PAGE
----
Surekha Gangakhedkar Wiki
Surekha Gangakhedkar Biography
Who is Surekha Gangakhedkar ?
Theranos scientists were forced to sleep in their cars overnight after a delay with blood testing machines that company founder Elizabeth Holmes rushed to take to Walgreens pharmacies.
Laboratory associate Erika Cheung detailed how quality control failures in the laboratory were so prevalent that substantial delays accumulated in test results for patients.
“We had people sleeping in their cars because it was just taking too long,” Cheung testified. “Every few days we had to analyze samples over and over again.”
Holmes is facing charges of conspiracy and wire fraud for allegedly engaging in a multimillion-dollar scheme to defraud investors
Cheung told the court how he told Theranos bosses that the company’s technology should not be used on patients, and the results it produced were as reliable as “flipping a coin.”
“He would have the same luck flipping a coin as to whether his results were correct or incorrect,”
Later on Friday, a former Theranos scientist took the stand in federal court in San Jose, testifying how Holmes pressured her to validate the results of blood tests from the company’s specialized equipment, known as Edison machines, with in order to speed up a rollout at Walgreens. even though there are known issues with the accuracy of the device.
Surekha Gangakhedkar worked as a senior scientist at Theranos for eight years and reported directly to Holmes.
She told the court on Friday that, after returning from a vacation in August 2013, she learned that Theranos was about to launch its Edison blood test devices at Walgreens stores even though there were basic errors in the operation of the machine.
“I was very stressed and unhappy and worried about the way the launch was going. I was not comfortable with the plans they had, so I made the decision to resign and not continue working there, ” Gangakhedkar said.
Surekha Gangakhedkar, a former senior scientist at Theranos quit following concerns over blood-testing technology.
Gangakhedkar recounted the details of a meeting with Holmes in September 2013 about the issues before her resignation.
Gangakhedkar said he did not believe the Edison 3.0 and 3.5 machines were ready for use in patient testing, adding that ‘there were problems getting consistent results’, but noted that Holmes was pressuring the team to validate the tests despite’ in my opinion that she knew, ‘of precision problems.
“She At the time she mentioned that she had promised to deliver to clients and didn’t have many options to go ahead with the launch,” Gangakhedkar said.
‘Millisecond. Holmes said she didn’t have much of a choice? asked Robert Leach, an assistant US attorney.
“Yes,” she replied.
Gangakhedkar had signed a confidentiality agreement, but she decided to print some documents to take home because she was “worried about the launch, actually she was afraid that if things didn’t go well they would blame me.”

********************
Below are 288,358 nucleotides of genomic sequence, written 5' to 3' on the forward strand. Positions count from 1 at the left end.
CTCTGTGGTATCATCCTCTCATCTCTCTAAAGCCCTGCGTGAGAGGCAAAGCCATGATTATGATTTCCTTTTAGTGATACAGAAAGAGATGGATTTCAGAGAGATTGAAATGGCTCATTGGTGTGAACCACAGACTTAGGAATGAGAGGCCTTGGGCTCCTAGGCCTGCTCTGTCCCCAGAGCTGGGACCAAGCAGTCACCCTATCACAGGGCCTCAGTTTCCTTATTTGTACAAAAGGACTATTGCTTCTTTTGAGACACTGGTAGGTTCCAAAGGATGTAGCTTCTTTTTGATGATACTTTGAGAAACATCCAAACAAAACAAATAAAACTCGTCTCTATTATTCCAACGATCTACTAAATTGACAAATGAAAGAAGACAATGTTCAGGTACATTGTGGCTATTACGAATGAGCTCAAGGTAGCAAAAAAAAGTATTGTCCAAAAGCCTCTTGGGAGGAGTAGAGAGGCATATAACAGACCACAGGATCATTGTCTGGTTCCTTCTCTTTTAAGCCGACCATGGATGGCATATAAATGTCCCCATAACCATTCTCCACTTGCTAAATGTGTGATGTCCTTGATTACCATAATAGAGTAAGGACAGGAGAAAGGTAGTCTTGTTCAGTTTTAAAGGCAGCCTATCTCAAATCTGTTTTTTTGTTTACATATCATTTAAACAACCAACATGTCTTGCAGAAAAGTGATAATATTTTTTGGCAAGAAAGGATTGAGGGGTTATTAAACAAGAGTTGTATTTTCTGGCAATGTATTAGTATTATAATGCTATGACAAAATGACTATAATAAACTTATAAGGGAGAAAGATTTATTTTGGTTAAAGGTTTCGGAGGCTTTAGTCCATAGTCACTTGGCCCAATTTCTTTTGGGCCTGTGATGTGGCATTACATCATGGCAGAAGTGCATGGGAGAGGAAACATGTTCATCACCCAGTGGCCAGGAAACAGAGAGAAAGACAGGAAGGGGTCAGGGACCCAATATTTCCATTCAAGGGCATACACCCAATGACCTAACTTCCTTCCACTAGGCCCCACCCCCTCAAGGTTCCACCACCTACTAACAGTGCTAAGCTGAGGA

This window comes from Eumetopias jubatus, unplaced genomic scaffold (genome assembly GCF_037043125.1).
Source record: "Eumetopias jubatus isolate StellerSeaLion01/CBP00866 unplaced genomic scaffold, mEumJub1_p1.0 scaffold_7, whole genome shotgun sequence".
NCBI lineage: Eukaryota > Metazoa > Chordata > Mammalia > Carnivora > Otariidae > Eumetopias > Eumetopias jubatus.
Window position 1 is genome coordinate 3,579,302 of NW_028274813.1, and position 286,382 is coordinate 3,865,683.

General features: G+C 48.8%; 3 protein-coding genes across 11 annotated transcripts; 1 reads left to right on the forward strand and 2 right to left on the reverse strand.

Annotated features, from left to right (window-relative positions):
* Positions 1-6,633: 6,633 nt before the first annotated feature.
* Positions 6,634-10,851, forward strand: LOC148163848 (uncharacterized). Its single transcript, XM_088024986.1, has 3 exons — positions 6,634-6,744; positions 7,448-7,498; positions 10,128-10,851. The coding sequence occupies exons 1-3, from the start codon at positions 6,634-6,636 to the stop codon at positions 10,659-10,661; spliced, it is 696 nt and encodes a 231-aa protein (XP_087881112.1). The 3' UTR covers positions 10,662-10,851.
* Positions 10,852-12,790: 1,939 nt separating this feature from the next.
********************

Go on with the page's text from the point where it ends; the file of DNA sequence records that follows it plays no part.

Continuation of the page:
She was granted immunity from prosecution in exchange for her testimony.
Gangakhedkar is the third witness in what will likely be a trial of more than three months.
Holmes, who is charged with ten counts of wire fraud and two counts of conspiracy to commit wire fraud, faces up to 20 years in jail if he’s convinced of the felony charges in a case that has captivated Silicon Valley and the world of business. biotechnology.
The firm is accused of lying saying that he was able to diagnose a multitude of health conditions with a simple blood test, and in addition to lying to Walgreens to establish an association that saw the tests displayed in the retail giant’s pharmacies.
Holmes dropped out of Stanford University and started Theranos in 2003 when he was just 19 years old.
He made headlines with his vision of a small machine that could extract a drop of blood from a finger prick and perform a series of tests more quickly and accurately than conventional labs.
His defense attorney said Holmes was an ambitious young woman who had made mistakes but had not committed any crime.
Surekha Gangakhedkar Quicks and Facts
- Surekha Gangakhedkar, a former senior scientist at Theranos quit following concerns over blood-testing technology
- She described how company founder Elizabeth Holmes would pressure employees to validate lab tests before they were ready to be used on patients
- Gangakhedkar claims employees had to rush the validation process of the lab tests with workers sleeping in their cars as the backlog mounted
- Holmes was charged with ten counts of wire fraud, two counts of conspiracy to commit wire fraud and faces up to 20 years in jail if convinced
- Firm is accused of lying that it was able to diagnose a multitude of health conditions with a simple blood test